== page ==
Instead, public office became Adams' calling. He served as a member and clerk of the lower house of the Massachusetts legislature. He was elected to the Continental Congress from 1774 to 1781 and to the committee that formed the country's first government under the Articles of Confederation. He was also a delegate to the Massachusetts convention that ratified the proposed U.S. Constitution in 1788 and later served as governor of Massachusetts.
Many historians have portrayed Adams as an extremist and a dictator who manipulated the colonial "mob" and distorted the facts to bring out a revolution, but Alexander argues that although Adams was a skilled propagandist and politician, he did not control the masses. And he showed political flexibility even as he stuck to his main belief that a constitutional government should protect liberties and provide a legal means to redress grievances.
He held those who sought public adoration and popularity in disdain. Although he later allied with him again, for years he greatly disliked John Hancock, who was a man who craved "the sunshine of public adulation" and sought popularity, Alexander writes. "Politically, Hancock resembled a well-oiled weather vane.
He easily shifted positions according to the prevailing winds or public opinion. If he could not feel how those winds blew, he wavered and avoided taking a firm position."
Samuel Adams was appalled when Hancock insisted upon a military escort to accompany his carriage to Boston, after leaving Congress in the summer of 1778 in the midst of manpower problems created by the war. Even when Adams achieved wealth late in life, he didn't own a carriage; he lived modestly and he dressed plainly, holding those infatuated by fancy clothes, lavish parties and expensive lifestyles in disregard.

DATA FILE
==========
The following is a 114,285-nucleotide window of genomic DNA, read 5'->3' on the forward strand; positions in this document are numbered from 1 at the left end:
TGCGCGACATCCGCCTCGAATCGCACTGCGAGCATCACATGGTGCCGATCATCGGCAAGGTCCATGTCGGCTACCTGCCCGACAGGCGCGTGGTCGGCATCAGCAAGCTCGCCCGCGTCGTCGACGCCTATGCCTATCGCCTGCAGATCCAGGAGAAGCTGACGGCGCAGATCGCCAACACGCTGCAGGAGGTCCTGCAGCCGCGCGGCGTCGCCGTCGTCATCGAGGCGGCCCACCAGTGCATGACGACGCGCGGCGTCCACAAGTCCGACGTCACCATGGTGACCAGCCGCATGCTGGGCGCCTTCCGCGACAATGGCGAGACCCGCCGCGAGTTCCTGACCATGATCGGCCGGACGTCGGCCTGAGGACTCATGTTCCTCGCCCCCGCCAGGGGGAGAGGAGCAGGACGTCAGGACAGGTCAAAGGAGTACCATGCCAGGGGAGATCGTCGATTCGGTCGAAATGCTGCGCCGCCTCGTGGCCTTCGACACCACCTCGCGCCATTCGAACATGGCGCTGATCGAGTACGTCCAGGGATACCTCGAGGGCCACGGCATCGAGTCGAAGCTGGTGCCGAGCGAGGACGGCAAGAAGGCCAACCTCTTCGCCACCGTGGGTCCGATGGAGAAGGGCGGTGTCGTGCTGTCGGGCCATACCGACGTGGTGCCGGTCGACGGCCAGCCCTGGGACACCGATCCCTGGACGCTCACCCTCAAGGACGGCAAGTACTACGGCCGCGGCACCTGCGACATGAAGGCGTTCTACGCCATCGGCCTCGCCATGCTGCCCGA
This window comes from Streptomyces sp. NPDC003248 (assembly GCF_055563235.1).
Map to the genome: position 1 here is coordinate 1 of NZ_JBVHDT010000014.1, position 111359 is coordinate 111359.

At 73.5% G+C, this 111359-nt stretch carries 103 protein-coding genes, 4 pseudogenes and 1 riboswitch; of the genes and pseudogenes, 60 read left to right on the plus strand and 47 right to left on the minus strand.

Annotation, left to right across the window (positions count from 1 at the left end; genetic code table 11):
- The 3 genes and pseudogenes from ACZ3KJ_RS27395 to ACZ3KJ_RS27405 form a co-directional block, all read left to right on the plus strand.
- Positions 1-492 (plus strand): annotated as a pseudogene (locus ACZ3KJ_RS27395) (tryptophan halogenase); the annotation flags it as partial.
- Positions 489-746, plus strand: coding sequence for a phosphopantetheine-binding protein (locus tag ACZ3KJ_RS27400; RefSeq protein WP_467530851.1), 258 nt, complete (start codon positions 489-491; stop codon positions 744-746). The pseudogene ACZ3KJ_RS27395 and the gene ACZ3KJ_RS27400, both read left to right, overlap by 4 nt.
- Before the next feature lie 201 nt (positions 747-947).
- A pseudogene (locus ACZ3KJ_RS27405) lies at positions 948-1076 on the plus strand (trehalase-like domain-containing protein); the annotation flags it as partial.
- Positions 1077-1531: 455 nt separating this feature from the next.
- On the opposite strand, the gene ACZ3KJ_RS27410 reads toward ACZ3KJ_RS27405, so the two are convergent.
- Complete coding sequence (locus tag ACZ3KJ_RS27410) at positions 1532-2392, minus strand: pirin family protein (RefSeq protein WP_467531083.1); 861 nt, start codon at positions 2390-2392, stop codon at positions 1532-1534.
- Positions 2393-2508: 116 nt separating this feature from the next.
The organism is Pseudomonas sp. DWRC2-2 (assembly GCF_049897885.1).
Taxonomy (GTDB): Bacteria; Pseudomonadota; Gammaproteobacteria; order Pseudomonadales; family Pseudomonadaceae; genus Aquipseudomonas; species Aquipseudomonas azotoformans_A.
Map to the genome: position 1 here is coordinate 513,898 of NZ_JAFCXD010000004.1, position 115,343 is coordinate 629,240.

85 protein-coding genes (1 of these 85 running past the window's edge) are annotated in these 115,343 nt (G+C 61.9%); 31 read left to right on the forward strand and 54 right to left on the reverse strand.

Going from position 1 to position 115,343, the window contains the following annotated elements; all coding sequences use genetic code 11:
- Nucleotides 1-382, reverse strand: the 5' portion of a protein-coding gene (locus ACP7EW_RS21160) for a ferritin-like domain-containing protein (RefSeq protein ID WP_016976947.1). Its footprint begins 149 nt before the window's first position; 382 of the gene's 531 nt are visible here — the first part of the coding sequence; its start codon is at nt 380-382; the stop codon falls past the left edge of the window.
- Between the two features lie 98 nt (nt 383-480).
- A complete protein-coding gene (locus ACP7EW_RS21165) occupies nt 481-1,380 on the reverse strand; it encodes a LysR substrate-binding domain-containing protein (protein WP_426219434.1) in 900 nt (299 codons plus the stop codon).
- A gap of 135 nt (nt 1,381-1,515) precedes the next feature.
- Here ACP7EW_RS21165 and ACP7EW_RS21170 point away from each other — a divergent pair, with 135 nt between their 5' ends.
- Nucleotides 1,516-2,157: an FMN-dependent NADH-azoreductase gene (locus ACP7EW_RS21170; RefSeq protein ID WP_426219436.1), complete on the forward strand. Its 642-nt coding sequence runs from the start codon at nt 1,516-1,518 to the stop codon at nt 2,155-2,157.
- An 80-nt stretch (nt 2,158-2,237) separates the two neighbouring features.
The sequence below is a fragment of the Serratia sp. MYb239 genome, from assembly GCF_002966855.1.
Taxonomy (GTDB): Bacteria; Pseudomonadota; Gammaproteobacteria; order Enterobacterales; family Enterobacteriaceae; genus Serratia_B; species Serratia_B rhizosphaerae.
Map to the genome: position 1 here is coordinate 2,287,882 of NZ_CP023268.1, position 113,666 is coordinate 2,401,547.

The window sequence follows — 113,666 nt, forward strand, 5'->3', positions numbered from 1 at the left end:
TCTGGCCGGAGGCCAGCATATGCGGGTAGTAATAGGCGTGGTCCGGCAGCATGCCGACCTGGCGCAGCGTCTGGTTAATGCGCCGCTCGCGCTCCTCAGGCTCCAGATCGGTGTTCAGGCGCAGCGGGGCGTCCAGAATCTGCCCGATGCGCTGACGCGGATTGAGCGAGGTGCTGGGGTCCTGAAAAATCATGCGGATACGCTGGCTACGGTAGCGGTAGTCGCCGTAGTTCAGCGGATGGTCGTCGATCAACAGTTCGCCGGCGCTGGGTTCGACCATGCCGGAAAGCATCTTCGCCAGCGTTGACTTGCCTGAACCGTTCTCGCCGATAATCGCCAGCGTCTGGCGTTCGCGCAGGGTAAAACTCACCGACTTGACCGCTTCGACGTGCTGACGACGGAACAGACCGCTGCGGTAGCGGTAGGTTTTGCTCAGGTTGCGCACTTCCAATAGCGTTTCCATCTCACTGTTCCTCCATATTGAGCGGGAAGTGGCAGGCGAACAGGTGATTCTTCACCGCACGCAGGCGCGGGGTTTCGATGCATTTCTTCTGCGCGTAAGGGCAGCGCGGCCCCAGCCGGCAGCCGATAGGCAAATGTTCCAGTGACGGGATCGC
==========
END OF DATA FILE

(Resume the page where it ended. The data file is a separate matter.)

One of the reasons Samuel Adams fell out of higher regard in the collective historic memory is that he had reservations about the U.S. Constitution. Although he voted for the Constitution and staunchly supported it once it was ratified, he at first believed the Articles of Confederation should be revised into a workable new government. He did not favor a whole new framework that might, he warned, give too much power to the central government. At the Massachusetts ratifying convention of 1788, he sought to have a lengthy amendment added to the Constitution that would protect people from unreasonable searches and protect rights such as freedom of speech, press and bearing arms. Although his amendment was not adopted, he and others critical of the Constitution received assurances that amendments would be added later.
Three years later, when the Bill of Rights was added to the Constitution in December 1791, "Adams could have gloated," Alexander notes, because it contained most of the guaranties that his lengthy amendment had introduced in 1788.
But even then, Adams was not satisfied. He found the 10th amendment defective because it left too much ambiguity on state authority vs. federal authority. Rather than limiting the powers of the central government to those "expressly" delegated to it, as Samuel Adams favored, the amendment left out the word "expressly" and merely said the powers not delegated to the national government were reserved to the states or the people. This defect "created constitutional ambiguity which Adams loathed and would remain a matter of controversy more than 200 years later," Alexander says.
Samuel Adams: America's Revolutionary Politician (Rowman & Littlefield Publishers Inc.) is available in hardcover now and will be released in paperback in spring 2003.